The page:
Financial sector investors should accept lower returns – CBK

July 4, 2018
Shares
Njoroge is however optimistic that the financial market will weather the storm/FILE

, NAIROBI, Kenya, Jul 4 – Central Bank of Kenya (CBK) Governor Patrick Njoroge has cautioned investors in the financial industry to be prepared to accept lower returns.

The statement comes even as interest rates capping continues to bite into banks’ revenues.

Njoroge is however optimistic that the financial market will weather the storm.

He called on banks to improve their transparency in credit, adding that Kenya needs to move to risk based pricing of credit.

“Our financial sector needs to be even more resilient. There needs to be improved transparency about credit,” he said.

Global Rating Agency Moodys reported that Non-Performing Loans are expected to be on the rise in 2018.

In their new report released on Tuesday the agency attributes this to delayed impact of challenges experienced last year but they will slow down as the economy improves and as banks step up their loan-loss recovery efforts.

Kenya’s economy is resilient because it’s highly diversified, has highly diversified trade partners, is regionally oriented and that is highly private sector driven.

By the end of 2017, Non-Performing Loans reached 10.1 per cent of total loans, up from 6 per cent at the end of 2015.

According to the report Kenya’s private sector, credit growth is expected to remain below 5 per cent in 2018 even as it stood at just 2.4 per cent in December 2017.

The agency says despite Kenya’s economic rebound that will help banks to expand loan growth over the next 12-18 months, it currently remains constrained by the government cap on lending rates.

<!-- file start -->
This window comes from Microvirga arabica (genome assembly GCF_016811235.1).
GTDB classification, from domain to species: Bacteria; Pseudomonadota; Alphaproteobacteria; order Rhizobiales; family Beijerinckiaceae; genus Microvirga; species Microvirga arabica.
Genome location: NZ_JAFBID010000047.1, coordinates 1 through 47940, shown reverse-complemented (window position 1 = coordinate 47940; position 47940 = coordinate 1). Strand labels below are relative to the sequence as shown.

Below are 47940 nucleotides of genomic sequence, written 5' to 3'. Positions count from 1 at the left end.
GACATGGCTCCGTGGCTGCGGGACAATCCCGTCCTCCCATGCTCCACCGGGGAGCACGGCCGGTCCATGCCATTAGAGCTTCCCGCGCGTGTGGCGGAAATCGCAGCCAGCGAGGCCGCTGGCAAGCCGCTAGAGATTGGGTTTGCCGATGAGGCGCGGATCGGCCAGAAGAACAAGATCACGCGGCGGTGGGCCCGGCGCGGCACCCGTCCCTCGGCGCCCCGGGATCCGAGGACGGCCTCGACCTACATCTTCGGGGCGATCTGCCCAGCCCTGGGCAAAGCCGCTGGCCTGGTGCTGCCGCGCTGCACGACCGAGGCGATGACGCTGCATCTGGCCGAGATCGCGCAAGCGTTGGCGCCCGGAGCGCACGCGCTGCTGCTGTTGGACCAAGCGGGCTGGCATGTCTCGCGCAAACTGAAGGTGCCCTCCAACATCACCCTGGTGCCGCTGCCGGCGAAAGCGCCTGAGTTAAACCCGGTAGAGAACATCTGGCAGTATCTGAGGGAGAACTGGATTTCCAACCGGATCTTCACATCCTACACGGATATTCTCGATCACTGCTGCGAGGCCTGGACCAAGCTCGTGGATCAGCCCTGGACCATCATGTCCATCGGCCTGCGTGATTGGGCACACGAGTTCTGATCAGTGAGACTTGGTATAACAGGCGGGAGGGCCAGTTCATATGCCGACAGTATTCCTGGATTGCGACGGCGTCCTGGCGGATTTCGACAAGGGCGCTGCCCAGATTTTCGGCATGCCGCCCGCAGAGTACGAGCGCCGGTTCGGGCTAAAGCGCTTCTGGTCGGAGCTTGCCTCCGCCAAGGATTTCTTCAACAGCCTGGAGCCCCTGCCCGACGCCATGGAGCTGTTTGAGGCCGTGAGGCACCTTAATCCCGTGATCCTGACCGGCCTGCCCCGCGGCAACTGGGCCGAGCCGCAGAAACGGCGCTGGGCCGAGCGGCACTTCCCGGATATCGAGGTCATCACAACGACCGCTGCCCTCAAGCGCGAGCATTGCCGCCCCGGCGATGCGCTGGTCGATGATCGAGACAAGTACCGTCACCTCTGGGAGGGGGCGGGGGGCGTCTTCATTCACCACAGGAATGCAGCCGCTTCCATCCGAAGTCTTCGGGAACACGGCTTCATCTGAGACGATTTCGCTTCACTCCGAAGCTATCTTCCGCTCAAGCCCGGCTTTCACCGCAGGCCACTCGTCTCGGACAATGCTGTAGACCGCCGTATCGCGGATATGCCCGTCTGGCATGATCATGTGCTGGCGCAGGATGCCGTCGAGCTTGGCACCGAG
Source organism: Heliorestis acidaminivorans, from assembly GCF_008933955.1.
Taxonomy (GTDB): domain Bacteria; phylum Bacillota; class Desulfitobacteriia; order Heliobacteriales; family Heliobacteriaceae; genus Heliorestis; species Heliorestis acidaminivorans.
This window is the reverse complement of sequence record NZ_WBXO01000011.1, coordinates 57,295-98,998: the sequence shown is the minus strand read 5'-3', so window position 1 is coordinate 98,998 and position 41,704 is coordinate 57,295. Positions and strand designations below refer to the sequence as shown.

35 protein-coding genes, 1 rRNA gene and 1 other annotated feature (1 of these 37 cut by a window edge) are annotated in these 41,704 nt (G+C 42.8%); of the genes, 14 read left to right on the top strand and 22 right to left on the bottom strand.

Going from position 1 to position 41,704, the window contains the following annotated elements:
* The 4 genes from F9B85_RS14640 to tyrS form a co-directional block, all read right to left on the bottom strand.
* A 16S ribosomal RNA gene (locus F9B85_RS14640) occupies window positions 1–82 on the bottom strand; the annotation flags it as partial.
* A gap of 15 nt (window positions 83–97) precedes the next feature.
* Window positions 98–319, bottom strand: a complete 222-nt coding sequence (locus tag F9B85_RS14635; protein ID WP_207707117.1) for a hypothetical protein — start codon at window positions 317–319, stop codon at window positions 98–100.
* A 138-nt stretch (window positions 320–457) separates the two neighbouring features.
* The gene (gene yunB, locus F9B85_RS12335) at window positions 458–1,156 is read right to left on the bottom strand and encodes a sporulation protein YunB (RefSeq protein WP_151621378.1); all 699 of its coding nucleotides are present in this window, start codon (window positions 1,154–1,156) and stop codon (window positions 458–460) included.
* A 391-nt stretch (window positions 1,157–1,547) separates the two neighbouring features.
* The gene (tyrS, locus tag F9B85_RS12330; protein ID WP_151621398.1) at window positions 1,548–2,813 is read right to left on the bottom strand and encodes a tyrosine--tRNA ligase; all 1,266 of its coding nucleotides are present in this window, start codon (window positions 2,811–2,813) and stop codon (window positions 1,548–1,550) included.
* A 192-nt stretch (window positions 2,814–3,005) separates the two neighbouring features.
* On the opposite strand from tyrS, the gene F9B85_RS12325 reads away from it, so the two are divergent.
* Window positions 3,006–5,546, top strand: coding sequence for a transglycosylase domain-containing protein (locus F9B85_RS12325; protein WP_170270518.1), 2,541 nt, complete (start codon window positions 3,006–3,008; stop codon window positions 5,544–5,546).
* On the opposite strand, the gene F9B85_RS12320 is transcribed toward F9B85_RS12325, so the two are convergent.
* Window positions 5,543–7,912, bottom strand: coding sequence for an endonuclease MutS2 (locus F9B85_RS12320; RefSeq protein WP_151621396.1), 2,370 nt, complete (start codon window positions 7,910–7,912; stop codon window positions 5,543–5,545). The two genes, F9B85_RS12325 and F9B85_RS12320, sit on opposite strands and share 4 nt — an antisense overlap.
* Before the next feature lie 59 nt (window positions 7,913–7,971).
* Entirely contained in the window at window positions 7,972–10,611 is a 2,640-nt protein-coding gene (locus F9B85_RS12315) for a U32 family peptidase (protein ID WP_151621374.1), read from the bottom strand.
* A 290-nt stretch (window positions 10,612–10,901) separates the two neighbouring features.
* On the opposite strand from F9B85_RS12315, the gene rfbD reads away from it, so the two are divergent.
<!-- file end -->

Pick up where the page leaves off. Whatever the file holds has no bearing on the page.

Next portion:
The government has however indicated plans to review the interest rate capping that was administered in 2016.

By the end of 2017, Non-Performing Loans reached 10.1 per cent of total loans, up from 6 per cent at the end of 2015.

“Operating conditions are improving in Kenya, with real GDP growth forecast to rise to 5.6percent this year as business confidence returns and agriculture recovers following last year’s drought,” said Christos Theofilou, Moody’s Vice President and Senior Analyst. “We expect credit growth to also rebound but remain low due to tighter bank lending criteria.”

The agency expects the banks to maintain an average return on assets close to 3.2 per cent from 2.67 per cent in December 2017.

“Better operating conditions, strong capital and funding profiles will shield Kenyan banks despite high asset risks,” the firm notes.

Kenyan banks’ profitability is one of the highest regionally and globally, providing a strong recurring buffer against high asset risk.

According to Moodys’ Kenyan banks’ sovereign exposure will remain high over the coming quarters, given the sovereign’s strong appetite for debt and sluggish private-sector loan growth.

“The rating agency also expects Kenyan banks to maintain their capital buffers and deposit-funded profile – key credit strengths – over the next 12-18 months,” reads the report released Tuesday.

Shares

Latest Articles

Live prices

Most Viewed